# Predicates and Quantifiers

Question: Establish these logical equivalences, where x does not occur as a free variable in A. Assume that the domain is nonempty.

a) ∀x(A → P(x)) ≡ A → ∀xP(x)

b) ∃x(A → P(x)) ≡ A → ∃xP(x)

My Solution

a) Suppose A is false. Then A -> P(x) is trivially true because if hypothesis is false then conditional statement is trivially true. hence, both left-hand side and right-hand side are true.

Second case if A is true. Then there are two sub-cases.

(i) P(x) is true for every x, then left hand side is true, because if hypothesis and conclusion both are true then conditional proposition is true. Same reasoning can be given for right hand side also, right-hand side is also true as P(x) is true for every x.

(ii) P(x) is true for some x, left-hand side will be true for that x, as hypothesis is true and conclusion is also true. But for those x, where p(x) is false, Left hand side will be false as hypothesis is true and conclusion is false.

For right hand side it will always be false because A is true and ∀xP(x) is false

Hence, both propositions are not equivalent.

b) If A is false, then both left-hand and right-hand sides are trivially true as hypothesis is false.

If A is true, then there are two sub-cases.

i.P(x) is true for every x, then left-hand side is true, and same reasoning can be given for right hand-side, and right-hand side is also true.>

ii.If P(x) is true for some x, left hand side is true and right hand side is also true.

Hence, both propositions are equivalent.

Please validate if my solution is correct.

Your reasoning in a)ii) is not correct. IF $A$ is true, and some, but not all, of the objects in the domain have property $P$, then the left hand side, like the right hand side, is false, because for those objects that do not have property $P$, the conditional $A \rightarrow P(x)$ is false, and hence it is not true that for all objects in the domain $A \rightarrow P(x)$ is true. Since your reasoning for the other cases is correct, the two statements in ) are in fact equivalent.

Your reasoning for b) is all correct.

• yes, correct. So Can I conclude, for part a, both propositions are equivalent? – Manu Thakur Sep 14 '17 at 3:06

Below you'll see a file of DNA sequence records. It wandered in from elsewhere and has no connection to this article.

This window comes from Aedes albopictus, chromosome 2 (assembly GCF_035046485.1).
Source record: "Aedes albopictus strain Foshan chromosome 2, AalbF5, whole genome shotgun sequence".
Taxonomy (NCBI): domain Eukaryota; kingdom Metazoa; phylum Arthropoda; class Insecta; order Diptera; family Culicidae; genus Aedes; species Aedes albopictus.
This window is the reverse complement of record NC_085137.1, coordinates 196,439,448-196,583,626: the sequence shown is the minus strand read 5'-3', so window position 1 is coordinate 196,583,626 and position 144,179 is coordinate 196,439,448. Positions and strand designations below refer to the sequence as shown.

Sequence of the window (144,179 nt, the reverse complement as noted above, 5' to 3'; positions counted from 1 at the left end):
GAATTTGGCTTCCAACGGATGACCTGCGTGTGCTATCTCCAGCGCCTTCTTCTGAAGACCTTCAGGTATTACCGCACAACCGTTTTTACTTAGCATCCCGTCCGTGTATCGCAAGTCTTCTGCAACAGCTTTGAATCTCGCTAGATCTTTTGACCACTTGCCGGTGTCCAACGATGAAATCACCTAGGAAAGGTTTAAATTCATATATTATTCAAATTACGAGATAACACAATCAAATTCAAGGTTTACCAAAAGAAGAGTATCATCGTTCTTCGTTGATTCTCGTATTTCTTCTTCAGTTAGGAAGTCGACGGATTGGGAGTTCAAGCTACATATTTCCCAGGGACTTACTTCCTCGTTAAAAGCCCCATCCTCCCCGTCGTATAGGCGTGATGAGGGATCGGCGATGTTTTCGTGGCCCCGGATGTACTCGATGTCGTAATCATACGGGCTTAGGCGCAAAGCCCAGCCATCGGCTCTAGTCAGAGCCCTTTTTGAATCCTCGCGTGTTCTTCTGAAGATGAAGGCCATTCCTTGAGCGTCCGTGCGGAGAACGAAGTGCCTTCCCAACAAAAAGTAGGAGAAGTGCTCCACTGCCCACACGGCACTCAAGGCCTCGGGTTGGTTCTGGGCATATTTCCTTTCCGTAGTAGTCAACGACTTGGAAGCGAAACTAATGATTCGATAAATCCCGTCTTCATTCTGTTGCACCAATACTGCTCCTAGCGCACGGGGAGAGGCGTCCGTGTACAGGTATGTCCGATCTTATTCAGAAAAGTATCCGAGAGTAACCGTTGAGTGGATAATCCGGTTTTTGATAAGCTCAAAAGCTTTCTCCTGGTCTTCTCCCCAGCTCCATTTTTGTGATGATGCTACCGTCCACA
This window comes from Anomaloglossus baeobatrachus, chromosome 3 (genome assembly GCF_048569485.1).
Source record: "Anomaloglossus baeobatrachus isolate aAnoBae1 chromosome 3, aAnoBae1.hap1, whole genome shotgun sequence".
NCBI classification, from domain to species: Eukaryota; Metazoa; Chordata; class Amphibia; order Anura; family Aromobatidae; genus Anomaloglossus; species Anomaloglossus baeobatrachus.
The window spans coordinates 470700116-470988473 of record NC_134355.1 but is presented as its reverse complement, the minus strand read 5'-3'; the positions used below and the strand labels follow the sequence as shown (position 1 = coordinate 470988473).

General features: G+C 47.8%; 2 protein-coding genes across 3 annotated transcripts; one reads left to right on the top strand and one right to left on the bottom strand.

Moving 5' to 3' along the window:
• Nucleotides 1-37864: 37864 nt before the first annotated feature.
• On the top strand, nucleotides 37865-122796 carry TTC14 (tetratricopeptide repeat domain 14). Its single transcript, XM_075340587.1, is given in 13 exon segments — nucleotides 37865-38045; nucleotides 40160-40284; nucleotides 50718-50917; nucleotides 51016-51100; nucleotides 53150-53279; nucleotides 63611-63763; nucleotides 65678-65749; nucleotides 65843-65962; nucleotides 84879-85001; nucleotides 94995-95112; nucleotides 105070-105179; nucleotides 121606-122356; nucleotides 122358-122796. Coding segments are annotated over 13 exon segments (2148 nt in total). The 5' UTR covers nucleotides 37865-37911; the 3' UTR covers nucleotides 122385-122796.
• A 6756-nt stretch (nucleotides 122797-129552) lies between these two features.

• @ManuThakur Yes, that is correct! – Bram28 Sep 14 '17 at 3:06
• apart from a)ii) is everything else correct in this given solution? – Manu Thakur Sep 14 '17 at 3:08
• @ManuThakur Yes, everything else was correct! – Bram28 Sep 14 '17 at 3:08

I came to the opposite conclusion...

a) $$\forall x (A \to P(x)) \equiv A \to \forall x P(x)$$ is logically equivalent

The following 4 cases result in a mismatch of Truth values between right and left side, however they are not possible:

i) $$\forall x (A \to P(x)) \equiv \mathbf T, A \equiv \mathbf T, \forall xP(x) \equiv \mathbf F$$

if $$A \equiv \mathbf T$$ than for $$\forall x (A \to P(x)) \equiv \mathbf T$$ $$P(x)$$ must be true for all values of $$x$$, therefore $$\forall xP(x) \equiv \mathbf F$$ is not possible.

ii) $$\forall x (A \to P(x)) \equiv \mathbf F, A \equiv \mathbf T, \forall xP(x) \equiv \mathbf T$$

if $$A \equiv \mathbf T$$ than for $$\forall x (A \to P(x)) \equiv \mathbf F$$ there is an $$x$$ for which $$P(x)$$ is false, therefore $$\forall xP(x) \equiv \mathbf T$$ is not possible.

iii) $$\forall x (A \to P(x)) \equiv \mathbf F, A \equiv \mathbf F, \forall xP(x) \equiv \mathbf T$$

if $$A \equiv \mathbf F$$ than $$\forall x (A \to P(x)) \equiv \mathbf F$$ is not possible as whether $$P(x)$$ is true or false the conditional statement will always evaluate to true.

iv) $$\forall x (A \to P(x)) \equiv \mathbf F, A \equiv \mathbf F, \forall xP(x) \equiv \mathbf F$$

not possible for the same reason as iii)

b) $$\exists x (A \to P(x)) \equiv A \to \exists xP(x)$$ is NOT logically equivalent

The following 4 cases result in a mistmath of Truth values between right and left side, while only one case is not possible, the other 3 are:

i) $$\exists x (A \to P(x)) \equiv \mathbf T, A \equiv \mathbf T, \exists xP(x) \equiv \mathbf F$$

if $$\exists xP(x) \equiv \mathbf F$$ than $$P(x)$$ is false for every $$x$$, and if $$A \equiv \mathbf T$$ than for $$\exists x (A \to P(x)) \equiv \mathbf T$$ there need to be an $$x$$ for which $$P(x)$$ is true.

The following cases are possible and result in the left side being false and the right side being true.

ii) $$\exists x (A \to P(x)) \equiv \mathbf F, A \equiv \mathbf T, \exists xP(x) \equiv \mathbf T$$

iii) $$\exists x (A \to P(x)) \equiv \mathbf F, A \equiv \mathbf F, \exists xP(x) \equiv \mathbf T$$

iv)$$\exists x (A \to P(x)) \equiv \mathbf F, A \equiv \mathbf F, \exists xP(x) \equiv \mathbf F$$